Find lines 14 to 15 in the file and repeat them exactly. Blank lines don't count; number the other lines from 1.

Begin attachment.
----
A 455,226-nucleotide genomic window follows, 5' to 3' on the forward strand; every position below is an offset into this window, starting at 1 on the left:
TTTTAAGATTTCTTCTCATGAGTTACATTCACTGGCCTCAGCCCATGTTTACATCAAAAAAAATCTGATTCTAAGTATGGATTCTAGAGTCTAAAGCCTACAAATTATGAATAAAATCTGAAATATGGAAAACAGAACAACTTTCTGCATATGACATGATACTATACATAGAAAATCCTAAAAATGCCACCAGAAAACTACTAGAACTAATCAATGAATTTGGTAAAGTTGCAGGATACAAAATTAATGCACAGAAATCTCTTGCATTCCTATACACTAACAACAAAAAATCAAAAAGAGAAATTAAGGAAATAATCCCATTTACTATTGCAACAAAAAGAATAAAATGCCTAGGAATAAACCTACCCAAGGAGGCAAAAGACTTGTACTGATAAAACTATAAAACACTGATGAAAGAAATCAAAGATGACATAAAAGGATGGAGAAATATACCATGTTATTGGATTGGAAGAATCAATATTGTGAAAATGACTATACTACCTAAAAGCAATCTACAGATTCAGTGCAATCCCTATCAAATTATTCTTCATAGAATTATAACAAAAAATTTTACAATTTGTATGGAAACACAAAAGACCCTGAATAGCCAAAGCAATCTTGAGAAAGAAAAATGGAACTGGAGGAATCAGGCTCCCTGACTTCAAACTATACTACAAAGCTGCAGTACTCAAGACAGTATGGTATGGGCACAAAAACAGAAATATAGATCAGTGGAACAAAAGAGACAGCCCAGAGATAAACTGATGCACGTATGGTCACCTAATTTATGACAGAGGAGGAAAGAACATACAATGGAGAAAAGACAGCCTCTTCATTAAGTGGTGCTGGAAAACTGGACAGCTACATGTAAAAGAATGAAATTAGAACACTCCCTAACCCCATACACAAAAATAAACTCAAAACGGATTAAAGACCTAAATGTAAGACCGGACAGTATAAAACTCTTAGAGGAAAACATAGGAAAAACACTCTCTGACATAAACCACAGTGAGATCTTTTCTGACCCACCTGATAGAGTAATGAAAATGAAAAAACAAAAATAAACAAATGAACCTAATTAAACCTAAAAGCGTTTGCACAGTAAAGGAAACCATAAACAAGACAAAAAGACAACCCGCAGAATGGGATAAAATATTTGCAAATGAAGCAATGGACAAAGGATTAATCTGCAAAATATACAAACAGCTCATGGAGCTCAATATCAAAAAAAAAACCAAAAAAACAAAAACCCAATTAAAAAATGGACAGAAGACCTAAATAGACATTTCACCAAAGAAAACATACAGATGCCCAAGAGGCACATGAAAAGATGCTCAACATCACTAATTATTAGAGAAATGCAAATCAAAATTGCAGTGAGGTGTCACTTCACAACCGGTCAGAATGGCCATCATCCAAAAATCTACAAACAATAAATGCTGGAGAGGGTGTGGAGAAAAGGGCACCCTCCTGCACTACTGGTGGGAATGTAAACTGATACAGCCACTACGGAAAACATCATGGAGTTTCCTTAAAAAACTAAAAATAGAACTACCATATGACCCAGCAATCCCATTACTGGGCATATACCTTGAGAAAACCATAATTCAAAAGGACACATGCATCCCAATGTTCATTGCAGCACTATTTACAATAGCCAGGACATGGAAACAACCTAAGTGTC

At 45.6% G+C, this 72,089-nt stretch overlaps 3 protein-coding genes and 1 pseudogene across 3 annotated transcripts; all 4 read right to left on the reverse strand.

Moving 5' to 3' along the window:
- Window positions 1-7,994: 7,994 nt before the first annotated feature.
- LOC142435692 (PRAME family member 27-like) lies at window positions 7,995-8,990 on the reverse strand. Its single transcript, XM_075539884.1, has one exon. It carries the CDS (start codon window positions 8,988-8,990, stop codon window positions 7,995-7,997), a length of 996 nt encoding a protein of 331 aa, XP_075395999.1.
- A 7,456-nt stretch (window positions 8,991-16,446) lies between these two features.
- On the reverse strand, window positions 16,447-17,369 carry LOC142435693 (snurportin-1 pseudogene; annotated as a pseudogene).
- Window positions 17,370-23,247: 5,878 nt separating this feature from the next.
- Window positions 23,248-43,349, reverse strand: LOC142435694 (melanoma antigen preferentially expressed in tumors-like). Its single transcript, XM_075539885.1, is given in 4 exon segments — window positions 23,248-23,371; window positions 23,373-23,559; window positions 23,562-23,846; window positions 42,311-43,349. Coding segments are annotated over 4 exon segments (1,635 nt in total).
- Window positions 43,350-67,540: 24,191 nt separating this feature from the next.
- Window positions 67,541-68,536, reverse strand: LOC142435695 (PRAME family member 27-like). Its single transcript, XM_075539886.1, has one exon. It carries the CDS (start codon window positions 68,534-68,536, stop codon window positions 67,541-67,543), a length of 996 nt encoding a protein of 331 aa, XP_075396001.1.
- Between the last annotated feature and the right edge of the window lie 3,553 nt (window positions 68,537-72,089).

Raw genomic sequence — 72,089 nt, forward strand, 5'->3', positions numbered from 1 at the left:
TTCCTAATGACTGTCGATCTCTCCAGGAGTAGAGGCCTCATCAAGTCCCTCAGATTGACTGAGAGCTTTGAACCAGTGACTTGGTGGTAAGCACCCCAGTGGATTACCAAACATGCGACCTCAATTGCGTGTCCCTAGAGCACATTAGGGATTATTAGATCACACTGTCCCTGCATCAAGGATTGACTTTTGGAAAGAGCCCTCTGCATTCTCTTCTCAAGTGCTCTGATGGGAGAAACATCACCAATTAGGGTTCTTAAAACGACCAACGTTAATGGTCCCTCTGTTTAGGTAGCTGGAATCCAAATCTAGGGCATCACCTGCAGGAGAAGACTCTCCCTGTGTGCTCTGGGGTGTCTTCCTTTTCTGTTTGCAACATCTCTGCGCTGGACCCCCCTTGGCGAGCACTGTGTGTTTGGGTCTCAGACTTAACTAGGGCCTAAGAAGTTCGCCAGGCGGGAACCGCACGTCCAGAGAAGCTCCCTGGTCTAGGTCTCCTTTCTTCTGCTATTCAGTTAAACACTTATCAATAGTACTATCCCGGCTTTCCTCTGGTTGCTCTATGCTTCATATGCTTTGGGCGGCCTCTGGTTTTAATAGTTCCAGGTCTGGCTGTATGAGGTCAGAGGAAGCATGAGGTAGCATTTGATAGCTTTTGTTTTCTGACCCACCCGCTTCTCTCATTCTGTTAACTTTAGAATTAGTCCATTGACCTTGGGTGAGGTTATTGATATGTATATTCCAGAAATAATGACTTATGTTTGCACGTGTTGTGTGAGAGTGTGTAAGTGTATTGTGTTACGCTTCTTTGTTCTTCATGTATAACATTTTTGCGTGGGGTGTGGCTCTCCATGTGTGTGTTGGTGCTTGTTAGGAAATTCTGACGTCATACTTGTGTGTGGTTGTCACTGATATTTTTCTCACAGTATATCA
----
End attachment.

Raw genomic sequence — 72,089 nt, forward strand, 5'->3', positions numbered from 1 at the left:
TTCCTAATGACTGTCGATCTCTCCAGGAGTAGAGGCCTCATCAAGTCCCTCAGATTGACTGAGAGCTTTGAACCAGTGACTTGGTGGTAAGCACCCCAGTGGATTACCAAACATGCGACCTCAATTGCGTGTCCCTAGAGCACATTAGGGATTATTAGATCACACTGTCCCTGCATCAAGGATTGACTTTTGGAAAGAGCCCTCTGCATTCTCTTCTCAAGTGCTCTGATGGGAGAAACATCACCAATTAGGGTTCTTAAAACGACCAACGTTAATGGTCCCTCTGTTTAGGTAGCTGGAATCCAAATCTAGGGCATCACCTGCAGGAGAAGACTCTCCCTGTGTGCTCTGGGGTGTCTTCCTTTTCTGTTTGCAACATCTCTGCGCTGGACCCCCCTTGGCGAGCACTGTGTGTTTGGGTCTCAGACTTAACTAGGGCCTAAGAAGTTCGCCAGGCGGGAACCGCACGTCCAGAGAAGCTCCCTGGTCTAGGTCTCCTTTCTTCTGCTATTCAGTTAAACACTTATCAATAGTACTATCCCGGCTTTCCTCTGGTTGCTCTATGCTTCATATGCTTTGGGCGGCCTCTGGTTTTAATAGTTCCAGGTCTGGCTGTATGAGGTCAGAGGAAGCATGAGGTAGCATTTGATAGCTTTTGTTTTCTGACCCACCCGCTTCTCTCATTCTGTTAACTTTAGAATTAGTCCATTGACCTTGGGTGAGGTTATTGATATGTATATTCCAGAAATAATGACTTATGTTTGCACGTGTTGTGTGAGAGTGTGTAAGTGTATTGTGTTACGCTTCTTTGTTCTTCATGTATAACATTTTTGCGTGGGGTGTGGCTCTCCATGTGTGTGTTGGTGCTTGTTAGGAAATTCTGACGTCATACTTGTGTGTGGTTGTCACTGATATTTTTCTCACAGTATATCA